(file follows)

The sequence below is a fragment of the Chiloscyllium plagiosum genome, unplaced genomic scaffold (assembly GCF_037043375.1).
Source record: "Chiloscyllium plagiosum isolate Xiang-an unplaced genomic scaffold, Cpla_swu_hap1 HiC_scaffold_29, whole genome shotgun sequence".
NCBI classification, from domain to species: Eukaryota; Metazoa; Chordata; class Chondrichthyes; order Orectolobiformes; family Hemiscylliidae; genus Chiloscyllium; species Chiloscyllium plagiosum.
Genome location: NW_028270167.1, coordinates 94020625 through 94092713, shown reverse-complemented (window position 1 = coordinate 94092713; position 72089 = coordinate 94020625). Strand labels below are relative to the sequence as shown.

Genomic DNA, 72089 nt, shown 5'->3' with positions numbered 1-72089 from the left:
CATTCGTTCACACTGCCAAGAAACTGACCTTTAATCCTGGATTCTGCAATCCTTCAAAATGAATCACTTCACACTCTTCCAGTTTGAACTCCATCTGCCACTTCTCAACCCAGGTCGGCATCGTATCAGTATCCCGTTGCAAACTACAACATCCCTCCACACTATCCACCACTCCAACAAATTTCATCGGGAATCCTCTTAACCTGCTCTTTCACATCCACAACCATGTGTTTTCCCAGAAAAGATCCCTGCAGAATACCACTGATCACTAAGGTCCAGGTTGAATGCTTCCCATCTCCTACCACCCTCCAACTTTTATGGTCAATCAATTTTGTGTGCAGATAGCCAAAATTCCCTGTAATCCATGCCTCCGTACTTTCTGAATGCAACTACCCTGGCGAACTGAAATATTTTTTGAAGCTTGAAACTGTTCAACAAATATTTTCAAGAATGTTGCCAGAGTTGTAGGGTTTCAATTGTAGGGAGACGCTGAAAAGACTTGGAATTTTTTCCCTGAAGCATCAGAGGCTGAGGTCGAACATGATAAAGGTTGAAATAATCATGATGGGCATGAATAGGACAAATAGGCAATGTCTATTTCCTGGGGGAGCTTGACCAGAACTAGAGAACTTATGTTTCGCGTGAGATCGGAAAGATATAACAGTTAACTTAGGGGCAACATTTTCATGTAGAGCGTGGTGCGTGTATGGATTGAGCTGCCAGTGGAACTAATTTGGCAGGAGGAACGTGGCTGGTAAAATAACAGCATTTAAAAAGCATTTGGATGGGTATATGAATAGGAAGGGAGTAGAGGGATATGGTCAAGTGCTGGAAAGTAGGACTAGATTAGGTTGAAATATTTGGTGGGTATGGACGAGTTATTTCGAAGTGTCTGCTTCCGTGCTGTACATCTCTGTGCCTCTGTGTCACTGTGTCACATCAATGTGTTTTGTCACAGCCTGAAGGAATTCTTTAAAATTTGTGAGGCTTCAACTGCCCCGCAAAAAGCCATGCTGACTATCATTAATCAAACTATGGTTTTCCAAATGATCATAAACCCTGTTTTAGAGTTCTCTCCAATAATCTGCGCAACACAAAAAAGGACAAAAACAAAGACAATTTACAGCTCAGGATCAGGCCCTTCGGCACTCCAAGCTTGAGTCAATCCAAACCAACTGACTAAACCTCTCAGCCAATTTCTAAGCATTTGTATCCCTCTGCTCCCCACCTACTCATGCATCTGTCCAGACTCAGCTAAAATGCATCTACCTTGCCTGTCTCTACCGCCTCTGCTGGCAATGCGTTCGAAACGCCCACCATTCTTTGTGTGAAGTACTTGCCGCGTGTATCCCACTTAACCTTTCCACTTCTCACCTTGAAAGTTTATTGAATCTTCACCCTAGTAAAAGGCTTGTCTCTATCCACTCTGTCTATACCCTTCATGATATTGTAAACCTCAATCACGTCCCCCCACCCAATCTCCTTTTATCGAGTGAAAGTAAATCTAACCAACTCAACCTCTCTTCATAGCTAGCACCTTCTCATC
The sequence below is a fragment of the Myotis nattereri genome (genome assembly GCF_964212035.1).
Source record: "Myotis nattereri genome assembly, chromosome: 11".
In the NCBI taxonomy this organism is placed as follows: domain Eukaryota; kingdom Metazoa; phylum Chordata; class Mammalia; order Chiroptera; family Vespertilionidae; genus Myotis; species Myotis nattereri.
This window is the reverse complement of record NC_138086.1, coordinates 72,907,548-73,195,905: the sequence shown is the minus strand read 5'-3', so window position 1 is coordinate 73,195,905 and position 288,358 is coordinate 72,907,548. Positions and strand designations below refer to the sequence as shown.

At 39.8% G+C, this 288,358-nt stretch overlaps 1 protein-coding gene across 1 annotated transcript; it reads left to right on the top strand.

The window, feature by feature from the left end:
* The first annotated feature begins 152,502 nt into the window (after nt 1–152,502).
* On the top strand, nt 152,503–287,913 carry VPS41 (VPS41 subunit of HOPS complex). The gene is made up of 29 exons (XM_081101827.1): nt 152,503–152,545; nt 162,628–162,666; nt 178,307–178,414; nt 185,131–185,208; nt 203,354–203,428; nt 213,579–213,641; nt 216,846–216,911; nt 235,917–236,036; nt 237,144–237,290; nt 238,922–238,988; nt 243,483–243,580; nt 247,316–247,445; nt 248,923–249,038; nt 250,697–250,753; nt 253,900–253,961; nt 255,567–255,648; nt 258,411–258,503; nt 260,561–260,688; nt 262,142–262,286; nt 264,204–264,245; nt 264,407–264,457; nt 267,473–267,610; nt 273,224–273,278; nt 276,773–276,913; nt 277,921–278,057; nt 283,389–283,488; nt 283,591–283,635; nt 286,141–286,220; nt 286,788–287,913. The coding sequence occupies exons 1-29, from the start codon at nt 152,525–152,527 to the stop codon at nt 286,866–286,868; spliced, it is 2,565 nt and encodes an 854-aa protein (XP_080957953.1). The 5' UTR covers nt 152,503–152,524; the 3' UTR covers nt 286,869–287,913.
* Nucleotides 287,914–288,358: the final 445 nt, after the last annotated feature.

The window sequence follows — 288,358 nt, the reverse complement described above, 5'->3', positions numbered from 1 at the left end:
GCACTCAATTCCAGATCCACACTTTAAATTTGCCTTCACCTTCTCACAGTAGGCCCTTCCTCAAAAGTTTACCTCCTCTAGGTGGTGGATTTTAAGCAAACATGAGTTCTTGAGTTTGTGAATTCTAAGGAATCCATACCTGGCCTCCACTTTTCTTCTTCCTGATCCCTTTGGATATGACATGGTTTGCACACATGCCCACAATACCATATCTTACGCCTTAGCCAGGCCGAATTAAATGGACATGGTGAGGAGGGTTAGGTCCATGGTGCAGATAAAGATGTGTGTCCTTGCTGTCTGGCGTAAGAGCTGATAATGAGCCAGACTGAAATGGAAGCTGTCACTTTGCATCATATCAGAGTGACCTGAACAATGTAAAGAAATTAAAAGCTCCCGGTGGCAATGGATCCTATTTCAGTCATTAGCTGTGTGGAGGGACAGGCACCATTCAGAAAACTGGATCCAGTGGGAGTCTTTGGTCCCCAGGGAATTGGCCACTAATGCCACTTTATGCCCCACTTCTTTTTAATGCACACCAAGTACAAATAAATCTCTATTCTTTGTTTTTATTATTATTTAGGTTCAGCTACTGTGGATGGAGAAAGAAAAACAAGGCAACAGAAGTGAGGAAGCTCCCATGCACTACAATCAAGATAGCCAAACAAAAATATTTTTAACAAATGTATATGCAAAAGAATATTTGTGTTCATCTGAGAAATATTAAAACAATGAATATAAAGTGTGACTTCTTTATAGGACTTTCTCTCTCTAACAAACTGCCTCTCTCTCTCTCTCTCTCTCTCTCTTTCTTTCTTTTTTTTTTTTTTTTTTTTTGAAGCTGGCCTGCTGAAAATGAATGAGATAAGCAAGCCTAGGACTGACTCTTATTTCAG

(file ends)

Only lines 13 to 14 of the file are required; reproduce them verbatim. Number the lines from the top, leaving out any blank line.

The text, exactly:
* The first annotated feature begins 152,502 nt into the window (after nt 1–152,502).
* On the top strand, nt 152,503–287,913 carry VPS41 (VPS41 subunit of HOPS complex). The gene is made up of 29 exons (XM_081101827.1): nt 152,503–152,545; nt 162,628–162,666; nt 178,307–178,414; nt 185,131–185,208; nt 203,354–203,428; nt 213,579–213,641; nt 216,846–216,911; nt 235,917–236,036; nt 237,144–237,290; nt 238,922–238,988; nt 243,483–243,580; nt 247,316–247,445; nt 248,923–249,038; nt 250,697–250,753; nt 253,900–253,961; nt 255,567–255,648; nt 258,411–258,503; nt 260,561–260,688; nt 262,142–262,286; nt 264,204–264,245; nt 264,407–264,457; nt 267,473–267,610; nt 273,224–273,278; nt 276,773–276,913; nt 277,921–278,057; nt 283,389–283,488; nt 283,591–283,635; nt 286,141–286,220; nt 286,788–287,913. The coding sequence occupies exons 1-29, from the start codon at nt 152,525–152,527 to the stop codon at nt 286,866–286,868; spliced, it is 2,565 nt and encodes an 854-aa protein (XP_080957953.1). The 5' UTR covers nt 152,503–152,524; the 3' UTR covers nt 286,869–287,913.